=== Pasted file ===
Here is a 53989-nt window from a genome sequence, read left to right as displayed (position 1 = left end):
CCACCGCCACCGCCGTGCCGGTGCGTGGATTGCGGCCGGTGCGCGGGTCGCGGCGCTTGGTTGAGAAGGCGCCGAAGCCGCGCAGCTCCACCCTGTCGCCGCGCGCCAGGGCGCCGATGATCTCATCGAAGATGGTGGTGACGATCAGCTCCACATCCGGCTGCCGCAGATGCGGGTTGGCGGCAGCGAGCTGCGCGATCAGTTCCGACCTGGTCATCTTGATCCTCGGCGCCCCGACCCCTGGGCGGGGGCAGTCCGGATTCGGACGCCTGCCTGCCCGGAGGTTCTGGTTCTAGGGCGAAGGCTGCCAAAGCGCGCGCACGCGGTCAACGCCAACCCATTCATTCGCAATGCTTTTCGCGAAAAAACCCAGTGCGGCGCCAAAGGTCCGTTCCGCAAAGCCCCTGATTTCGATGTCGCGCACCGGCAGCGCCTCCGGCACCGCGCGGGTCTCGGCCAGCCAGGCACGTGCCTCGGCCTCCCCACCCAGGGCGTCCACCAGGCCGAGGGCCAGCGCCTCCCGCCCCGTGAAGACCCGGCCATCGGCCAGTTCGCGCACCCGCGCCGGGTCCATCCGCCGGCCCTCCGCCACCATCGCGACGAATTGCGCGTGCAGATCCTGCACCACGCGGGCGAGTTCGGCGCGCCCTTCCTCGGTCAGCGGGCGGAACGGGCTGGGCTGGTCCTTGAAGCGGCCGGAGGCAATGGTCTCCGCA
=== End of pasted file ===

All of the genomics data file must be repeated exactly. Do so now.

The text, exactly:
Here is a 53989-nt window from a genome sequence, read left to right as displayed (position 1 = left end):
CCACCGCCACCGCCGTGCCGGTGCGTGGATTGCGGCCGGTGCGCGGGTCGCGGCGCTTGGTTGAGAAGGCGCCGAAGCCGCGCAGCTCCACCCTGTCGCCGCGCGCCAGGGCGCCGATGATCTCATCGAAGATGGTGGTGACGATCAGCTCCACATCCGGCTGCCGCAGATGCGGGTTGGCGGCAGCGAGCTGCGCGATCAGTTCCGACCTGGTCATCTTGATCCTCGGCGCCCCGACCCCTGGGCGGGGGCAGTCCGGATTCGGACGCCTGCCTGCCCGGAGGTTCTGGTTCTAGGGCGAAGGCTGCCAAAGCGCGCGCACGCGGTCAACGCCAACCCATTCATTCGCAATGCTTTTCGCGAAAAAACCCAGTGCGGCGCCAAAGGTCCGTTCCGCAAAGCCCCTGATTTCGATGTCGCGCACCGGCAGCGCCTCCGGCACCGCGCGGGTCTCGGCCAGCCAGGCACGTGCCTCGGCCTCCCCACCCAGGGCGTCCACCAGGCCGAGGGCCAGCGCCTCCCGCCCCGTGAAGACCCGGCCATCGGCCAGTTCGCGCACCCGCGCCGGGTCCATCCGCCGGCCCTCCGCCACCATCGCGACGAATTGCGCGTGCAGATCCTGCACCACGCGGGCGAGTTCGGCGCGCCCTTCCTCGGTCAGCGGGCGGAACGGGCTGGGCTGGTCCTTGAAGCGGCCGGAGGCAATGGTCTCCGCA